Edgar Degas was a notoriously private and politically conservative man. He was perhaps the most outspoken anti-Semite of the Impressionist artists, and a staunch anti-Dreyfusard at the height of the Dreyfus Affair. It would therefore be a bit stupefying to consider him a champion of women’s rights, but that’s precisely what some scholars have sought to do through the analysis of his artwork.

One widely recognised strand of feminist analysis in relation to Degas artwork was set forth by Norma Broude in The Art Bulletin (1988). Two Degas paintings and a series of brothel monotypes were examined within the framework of broad support for French feminism in the 1880s. But are the proposals valid? The study of one Degas painting, The Young Spartans, is particularly fascinating. The traditional view is that the painting depicts a group of male and female Spartans before an athletic competition; Sparta at the time was considered an egalitarian society as men and women were often encouraged to compete as equals, especially in physical feats. But is that interpretation too convenient and simple? According to Broude, Spartan law at the time meant the girls were challenging the boys to a race (as evidenced by the lunging female on the left), which was in itself viewed as a mating ritual in that society. Accordingly, then, the painting can be viewed as a subtle reference to women taking the initiative in the most male-dominated ritual of all time. While this in and of itself may not be significant, Degas painted this work at a time of great social reform. Feminism was increasingly being discussed in France: the one often alluded to symbol is that of the First International Feminist Congress, which opened in Paris on July 25, 1878.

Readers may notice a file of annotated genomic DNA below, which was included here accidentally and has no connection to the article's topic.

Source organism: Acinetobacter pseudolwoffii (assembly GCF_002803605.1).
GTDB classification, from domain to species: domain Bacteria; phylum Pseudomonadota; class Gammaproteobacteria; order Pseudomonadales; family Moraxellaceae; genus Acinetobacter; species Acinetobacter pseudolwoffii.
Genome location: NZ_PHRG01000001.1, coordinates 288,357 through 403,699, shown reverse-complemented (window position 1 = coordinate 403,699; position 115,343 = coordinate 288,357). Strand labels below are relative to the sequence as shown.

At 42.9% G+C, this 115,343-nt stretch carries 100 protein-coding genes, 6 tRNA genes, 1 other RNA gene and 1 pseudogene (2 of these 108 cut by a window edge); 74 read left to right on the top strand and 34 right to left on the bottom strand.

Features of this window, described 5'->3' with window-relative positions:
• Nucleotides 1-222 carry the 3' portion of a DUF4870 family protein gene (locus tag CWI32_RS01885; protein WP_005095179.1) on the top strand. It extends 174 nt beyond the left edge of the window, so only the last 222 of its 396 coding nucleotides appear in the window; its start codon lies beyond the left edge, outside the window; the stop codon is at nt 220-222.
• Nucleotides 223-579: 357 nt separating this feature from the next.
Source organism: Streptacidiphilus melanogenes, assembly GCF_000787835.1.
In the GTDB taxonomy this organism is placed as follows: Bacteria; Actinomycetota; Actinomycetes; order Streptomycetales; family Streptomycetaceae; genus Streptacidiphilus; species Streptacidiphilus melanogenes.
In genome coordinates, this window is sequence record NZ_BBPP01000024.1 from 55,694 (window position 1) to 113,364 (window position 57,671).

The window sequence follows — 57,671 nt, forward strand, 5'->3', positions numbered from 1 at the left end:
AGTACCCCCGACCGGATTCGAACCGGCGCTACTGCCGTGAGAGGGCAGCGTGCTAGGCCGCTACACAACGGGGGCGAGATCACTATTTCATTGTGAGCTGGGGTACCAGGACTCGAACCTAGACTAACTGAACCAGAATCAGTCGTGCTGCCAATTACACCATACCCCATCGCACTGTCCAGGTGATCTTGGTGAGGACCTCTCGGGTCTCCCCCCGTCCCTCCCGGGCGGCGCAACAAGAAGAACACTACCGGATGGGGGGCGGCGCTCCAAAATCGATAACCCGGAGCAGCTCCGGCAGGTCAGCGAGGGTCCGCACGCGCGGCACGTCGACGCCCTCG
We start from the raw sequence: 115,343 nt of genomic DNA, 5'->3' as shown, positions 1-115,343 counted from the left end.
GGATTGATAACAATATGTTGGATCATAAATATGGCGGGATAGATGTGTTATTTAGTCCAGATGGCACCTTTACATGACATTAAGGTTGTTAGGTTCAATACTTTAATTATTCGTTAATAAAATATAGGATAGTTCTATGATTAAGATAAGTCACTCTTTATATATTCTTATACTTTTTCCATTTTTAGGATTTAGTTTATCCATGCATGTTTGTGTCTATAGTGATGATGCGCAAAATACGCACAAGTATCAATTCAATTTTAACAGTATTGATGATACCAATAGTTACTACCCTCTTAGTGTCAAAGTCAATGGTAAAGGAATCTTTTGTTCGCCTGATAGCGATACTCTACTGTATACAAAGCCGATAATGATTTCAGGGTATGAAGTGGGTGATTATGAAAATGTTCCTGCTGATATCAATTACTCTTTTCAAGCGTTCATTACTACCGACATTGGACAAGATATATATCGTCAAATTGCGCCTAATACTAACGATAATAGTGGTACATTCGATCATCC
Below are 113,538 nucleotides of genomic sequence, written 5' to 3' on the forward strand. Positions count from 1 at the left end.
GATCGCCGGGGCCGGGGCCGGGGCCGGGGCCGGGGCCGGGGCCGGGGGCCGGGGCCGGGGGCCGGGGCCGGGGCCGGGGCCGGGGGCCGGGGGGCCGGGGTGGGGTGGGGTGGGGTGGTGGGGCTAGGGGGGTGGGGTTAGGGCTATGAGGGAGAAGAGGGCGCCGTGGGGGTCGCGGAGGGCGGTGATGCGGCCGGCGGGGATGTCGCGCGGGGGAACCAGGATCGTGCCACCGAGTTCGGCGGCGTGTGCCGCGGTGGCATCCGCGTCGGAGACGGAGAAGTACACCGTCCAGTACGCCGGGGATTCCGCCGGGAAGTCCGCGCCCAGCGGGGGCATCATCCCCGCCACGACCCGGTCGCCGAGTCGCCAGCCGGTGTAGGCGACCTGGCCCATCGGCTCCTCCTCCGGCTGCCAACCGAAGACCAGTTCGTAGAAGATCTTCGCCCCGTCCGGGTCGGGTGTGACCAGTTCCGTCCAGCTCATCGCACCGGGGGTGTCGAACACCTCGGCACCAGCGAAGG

We are too limited in space to examine the range of brothel monotypes Degas painted, so we’ll instead focus on the remaining Degas painting (http://www.cheapoilpainting.com/collections/edgar-degas), his oil on canvas work Peasant Girls Bathing in the Sea at Dusk (c. 1876). As Broude notes, the power of Degas’s bathers lies in the fact that they are naked for no one but themselves, enjoying the ritual purely within a female context only. Previously, the majority of painters focused on nudes or women bathing predominately for a ritual or process that involved a man or servitude – for example, prostitutes bathing or women cleaning themselves after completing domestic labour and chores. The painting challenged the societal assumption that nude women only existed to serve and pleasure men.

What we have to make clear is that we’ve only provided a scratch in examining the social context in which Degas painted. Above all, Degas was a painter of contemporary time and issues. He was not a feminist, but rather, as he noted himself, a realist – he would argue his work was only realistically reflecting the popular moods of the day. In that regard it is perhaps best to consider Degas’s works as one of ambivalence and adjustment to the challenging notions of feminism in his time.